Wilpert Replies to Albert on Left Unity

Regarding the debate on whether and how to participate in the US presidential election, I think Michael, Vincent, and Bill outline the different strategies very well. However, there is one issue that seems to me to be in danger of being forgotten. That is, the whole discussion – except perhaps the abstain argument – tends to appear to assume that the US is actually a democratic country, at least to some extent. In other words, the different arguments appear to assume that our participation in the electoral system could actually make a real difference. What I would argue is that although it might make strategic sense to get involved in an electoral process here or there in one way or the other, we really should put a lot more effort in democratizing the US political system itself. We need to completely counter the two types of common sense that seem to prevail, that either: the US is a fully functional democracy or that is not fully democratic but that one cannot do anything about it except to game the system here or there (by voting strategically).

Again, this is not meant as an argument against strategic voting or against emphasizing this or that issue or local political fight – all of those approaches are valid. Rather, what I want to emphasize is that addressing literally all political issues also requires that attention be given to the democratic process itself. We should not focus only on particular issue-related goals, but recognize that the process – the means (voting) – for achieving them is completely messed-up and undemocratic. This means seeing that all issues have as their common denominator, in one way or another, the struggle for making the US a more democratic country. Specifically, we need to address issues such as: the influence of money on political campaigns, the lack of any proportionality in representation (first past the post system), gerrymandering, inequality in representation (that small states have about 40 times the weight in the Senate as a large state, and three times in a presidential election), lack of access to mass media in campaigns, etc.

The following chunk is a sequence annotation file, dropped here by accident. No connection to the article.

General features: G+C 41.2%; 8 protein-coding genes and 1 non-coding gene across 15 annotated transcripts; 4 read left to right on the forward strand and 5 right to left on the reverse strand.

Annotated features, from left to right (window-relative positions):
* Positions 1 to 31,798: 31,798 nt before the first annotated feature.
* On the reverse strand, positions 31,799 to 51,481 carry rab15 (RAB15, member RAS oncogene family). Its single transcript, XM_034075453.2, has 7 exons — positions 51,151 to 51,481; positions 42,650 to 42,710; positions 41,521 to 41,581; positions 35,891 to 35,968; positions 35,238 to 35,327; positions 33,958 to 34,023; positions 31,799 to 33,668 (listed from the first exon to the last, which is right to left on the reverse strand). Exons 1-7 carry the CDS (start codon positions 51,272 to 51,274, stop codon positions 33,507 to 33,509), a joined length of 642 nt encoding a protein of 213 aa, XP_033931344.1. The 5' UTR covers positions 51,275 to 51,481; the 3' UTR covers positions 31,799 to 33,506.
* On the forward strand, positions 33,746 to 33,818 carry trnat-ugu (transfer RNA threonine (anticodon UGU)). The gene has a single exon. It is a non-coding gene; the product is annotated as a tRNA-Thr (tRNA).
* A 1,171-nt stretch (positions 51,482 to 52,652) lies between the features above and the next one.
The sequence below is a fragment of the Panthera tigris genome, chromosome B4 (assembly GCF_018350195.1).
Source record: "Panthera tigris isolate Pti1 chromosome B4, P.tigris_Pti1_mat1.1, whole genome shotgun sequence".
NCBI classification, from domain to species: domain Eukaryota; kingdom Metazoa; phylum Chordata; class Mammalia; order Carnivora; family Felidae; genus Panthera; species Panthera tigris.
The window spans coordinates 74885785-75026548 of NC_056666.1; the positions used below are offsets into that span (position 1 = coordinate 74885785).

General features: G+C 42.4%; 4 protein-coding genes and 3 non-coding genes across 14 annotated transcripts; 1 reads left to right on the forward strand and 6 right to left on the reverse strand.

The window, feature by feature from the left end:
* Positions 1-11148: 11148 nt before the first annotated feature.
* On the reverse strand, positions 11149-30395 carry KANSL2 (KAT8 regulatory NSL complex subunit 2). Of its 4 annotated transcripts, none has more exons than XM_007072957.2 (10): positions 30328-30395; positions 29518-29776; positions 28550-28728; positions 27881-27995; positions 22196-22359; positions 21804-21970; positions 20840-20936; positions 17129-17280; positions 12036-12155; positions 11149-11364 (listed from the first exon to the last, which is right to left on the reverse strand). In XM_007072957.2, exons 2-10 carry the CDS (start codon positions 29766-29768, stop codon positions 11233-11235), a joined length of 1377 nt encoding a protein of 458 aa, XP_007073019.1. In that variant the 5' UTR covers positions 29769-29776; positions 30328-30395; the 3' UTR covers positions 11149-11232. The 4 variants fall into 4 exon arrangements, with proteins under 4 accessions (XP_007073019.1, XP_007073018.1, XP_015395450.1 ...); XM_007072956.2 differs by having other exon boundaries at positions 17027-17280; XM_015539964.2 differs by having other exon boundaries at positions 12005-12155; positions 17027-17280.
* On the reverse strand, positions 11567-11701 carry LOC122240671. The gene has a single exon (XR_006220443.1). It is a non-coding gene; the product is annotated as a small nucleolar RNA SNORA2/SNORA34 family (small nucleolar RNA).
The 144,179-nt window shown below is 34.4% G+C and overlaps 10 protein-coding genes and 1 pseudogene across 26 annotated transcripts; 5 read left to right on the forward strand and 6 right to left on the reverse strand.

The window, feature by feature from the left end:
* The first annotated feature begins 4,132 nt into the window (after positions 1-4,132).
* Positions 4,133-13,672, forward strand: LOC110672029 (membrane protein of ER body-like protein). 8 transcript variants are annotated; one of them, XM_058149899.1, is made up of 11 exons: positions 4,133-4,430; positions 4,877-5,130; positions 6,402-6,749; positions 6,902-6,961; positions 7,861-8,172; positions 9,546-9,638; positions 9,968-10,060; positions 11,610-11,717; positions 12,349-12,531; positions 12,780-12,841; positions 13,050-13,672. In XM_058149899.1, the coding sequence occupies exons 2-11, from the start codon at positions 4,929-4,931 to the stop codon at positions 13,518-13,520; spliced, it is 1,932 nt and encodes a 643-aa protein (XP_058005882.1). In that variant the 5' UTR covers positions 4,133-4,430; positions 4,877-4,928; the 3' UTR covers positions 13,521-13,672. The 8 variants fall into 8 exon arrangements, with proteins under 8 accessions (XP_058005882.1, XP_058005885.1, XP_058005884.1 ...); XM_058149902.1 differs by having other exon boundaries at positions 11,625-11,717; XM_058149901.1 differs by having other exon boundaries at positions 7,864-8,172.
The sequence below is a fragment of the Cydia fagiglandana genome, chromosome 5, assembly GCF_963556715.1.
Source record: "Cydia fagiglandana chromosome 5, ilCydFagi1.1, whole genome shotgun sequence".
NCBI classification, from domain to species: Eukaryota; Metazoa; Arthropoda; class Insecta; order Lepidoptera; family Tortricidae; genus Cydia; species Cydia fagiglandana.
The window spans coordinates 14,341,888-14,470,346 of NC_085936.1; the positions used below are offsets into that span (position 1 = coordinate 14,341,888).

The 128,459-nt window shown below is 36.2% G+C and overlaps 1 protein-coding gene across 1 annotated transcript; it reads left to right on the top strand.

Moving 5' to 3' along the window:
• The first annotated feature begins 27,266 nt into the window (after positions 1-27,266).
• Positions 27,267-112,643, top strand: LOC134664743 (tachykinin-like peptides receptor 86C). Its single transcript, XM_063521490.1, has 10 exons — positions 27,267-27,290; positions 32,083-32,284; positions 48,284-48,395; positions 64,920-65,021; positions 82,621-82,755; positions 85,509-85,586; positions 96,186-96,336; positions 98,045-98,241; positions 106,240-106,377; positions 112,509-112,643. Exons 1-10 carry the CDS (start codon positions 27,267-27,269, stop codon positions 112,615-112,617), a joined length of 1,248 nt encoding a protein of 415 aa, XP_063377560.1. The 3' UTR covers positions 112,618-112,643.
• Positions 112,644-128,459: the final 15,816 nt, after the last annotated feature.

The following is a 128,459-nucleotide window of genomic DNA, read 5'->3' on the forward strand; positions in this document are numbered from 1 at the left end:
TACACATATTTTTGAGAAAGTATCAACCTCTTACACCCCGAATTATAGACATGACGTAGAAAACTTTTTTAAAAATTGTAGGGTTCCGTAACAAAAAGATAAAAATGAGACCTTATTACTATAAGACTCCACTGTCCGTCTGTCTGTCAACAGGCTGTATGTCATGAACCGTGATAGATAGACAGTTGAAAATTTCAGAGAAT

It sometimes seems to me that every four years progressives spend an inordinate amount of time, energy, and money on the presidential race, which usually leads nowhere, instead of focusing more on making sure that the political system becomes something that might one day deserve the designation “democracy.”
–Gregory Wilpert

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